Can Breaching a Contract Be Computer Fraud?

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Court in ticket resale case says ‘yes,’ if it results in unauthorized access, an essential element of the crime.

The U.S. Department of Justice has brought a Computer Fraud and Abuse Act (CFAA) prosecution in New Jersey against the owners and operators of Wiseguy Tickets Inc., an online ticket seller for concerts and sports events. A critical element in proving most violations of the CFAA, the federal computer crime statute, is that the defendant’s access to the computer (interpreted broadly to include a Web site) that is the object of the criminal activity was “without authorization or exceeds authorized access.” 18 U.S.C. 1030. The defendants are charged with unauthorized access to the Web sites of online ticket vendors (OTVs) such as Ticketmaster and Telecharge for violating the OTVs’ Web site terms of service that prohibit the purchasing of tickets in large amounts for resale to the public.

The district court hearing the case recently denied the defendants’ motion to dismiss the indictment on the ground that it seeks “to criminalize what otherwise would be a breach of contract action for violating the terms of service for ticket sales on” these OTVs. U.S. v. Lowson, No. 10-114 (D.N.J. Oct. 12, 2010). The defendants argued that, “under the government’s theory, a teenager hypothetically could be prosecuted under the CFAA for violating the age requirement restrictions in the terms of service when using a search engine like Google.” Id., slip op. at 10.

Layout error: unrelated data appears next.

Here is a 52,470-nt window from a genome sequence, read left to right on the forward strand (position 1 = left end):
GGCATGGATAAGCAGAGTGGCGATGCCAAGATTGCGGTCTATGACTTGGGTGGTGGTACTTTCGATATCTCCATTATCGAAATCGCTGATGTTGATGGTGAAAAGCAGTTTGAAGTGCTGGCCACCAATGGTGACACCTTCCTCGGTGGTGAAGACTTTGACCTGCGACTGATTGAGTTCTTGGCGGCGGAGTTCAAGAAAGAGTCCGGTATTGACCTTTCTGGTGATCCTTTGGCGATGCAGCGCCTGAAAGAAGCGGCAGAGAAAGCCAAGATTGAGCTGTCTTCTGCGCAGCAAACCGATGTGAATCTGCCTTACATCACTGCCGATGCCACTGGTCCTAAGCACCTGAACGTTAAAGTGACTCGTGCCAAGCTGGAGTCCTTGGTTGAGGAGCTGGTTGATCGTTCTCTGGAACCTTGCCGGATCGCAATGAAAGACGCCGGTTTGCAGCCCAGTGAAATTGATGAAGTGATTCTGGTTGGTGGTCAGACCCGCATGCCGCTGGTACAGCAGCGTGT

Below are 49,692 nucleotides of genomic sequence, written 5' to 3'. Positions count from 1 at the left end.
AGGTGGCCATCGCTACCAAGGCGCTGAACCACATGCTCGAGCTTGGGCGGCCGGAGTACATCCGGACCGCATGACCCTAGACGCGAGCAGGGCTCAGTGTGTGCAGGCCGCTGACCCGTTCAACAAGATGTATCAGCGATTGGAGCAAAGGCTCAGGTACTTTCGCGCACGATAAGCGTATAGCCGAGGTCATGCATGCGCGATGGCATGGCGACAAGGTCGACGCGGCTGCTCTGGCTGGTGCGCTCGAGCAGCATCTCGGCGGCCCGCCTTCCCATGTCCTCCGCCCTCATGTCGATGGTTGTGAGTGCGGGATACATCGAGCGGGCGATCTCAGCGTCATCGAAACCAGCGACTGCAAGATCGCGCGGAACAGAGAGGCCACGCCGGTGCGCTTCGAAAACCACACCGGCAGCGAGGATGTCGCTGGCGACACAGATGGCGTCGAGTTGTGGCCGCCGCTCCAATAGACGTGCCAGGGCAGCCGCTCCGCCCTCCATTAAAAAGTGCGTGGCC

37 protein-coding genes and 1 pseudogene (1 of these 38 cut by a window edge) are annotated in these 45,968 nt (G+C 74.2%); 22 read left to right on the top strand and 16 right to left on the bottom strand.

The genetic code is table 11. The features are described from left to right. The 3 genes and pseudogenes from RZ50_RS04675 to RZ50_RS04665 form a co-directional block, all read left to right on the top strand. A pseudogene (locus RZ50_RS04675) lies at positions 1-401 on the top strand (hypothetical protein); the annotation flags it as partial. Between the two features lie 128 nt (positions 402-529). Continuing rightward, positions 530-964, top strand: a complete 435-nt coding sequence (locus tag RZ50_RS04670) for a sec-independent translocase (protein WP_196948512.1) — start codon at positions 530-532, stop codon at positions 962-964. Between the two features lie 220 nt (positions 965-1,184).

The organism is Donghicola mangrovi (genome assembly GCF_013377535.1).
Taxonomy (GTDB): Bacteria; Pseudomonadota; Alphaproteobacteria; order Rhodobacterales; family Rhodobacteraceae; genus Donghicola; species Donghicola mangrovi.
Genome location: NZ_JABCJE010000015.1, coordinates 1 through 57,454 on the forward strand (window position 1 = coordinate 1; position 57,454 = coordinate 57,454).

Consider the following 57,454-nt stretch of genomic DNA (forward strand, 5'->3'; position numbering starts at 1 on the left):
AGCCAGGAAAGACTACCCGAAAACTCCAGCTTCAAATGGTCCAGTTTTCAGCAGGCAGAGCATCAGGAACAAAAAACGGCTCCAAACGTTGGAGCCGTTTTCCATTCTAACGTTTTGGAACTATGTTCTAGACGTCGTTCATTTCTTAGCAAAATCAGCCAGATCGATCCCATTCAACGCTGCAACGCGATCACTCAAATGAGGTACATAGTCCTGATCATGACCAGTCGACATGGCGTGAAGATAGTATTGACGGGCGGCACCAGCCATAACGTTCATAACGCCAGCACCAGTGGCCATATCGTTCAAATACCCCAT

The notion that this prosecution is seeking to criminalize a breach of contract will be examined in light of established court decisions interpreting the CFAA and its implications for Web site owners whose legal remedy is not limited to reporting violations to the authorities for criminal prosecution. Web site owners are also entitled under the statute to bring a civil action for damages and injunctive relief. 18 U.S.C.1030 (g).

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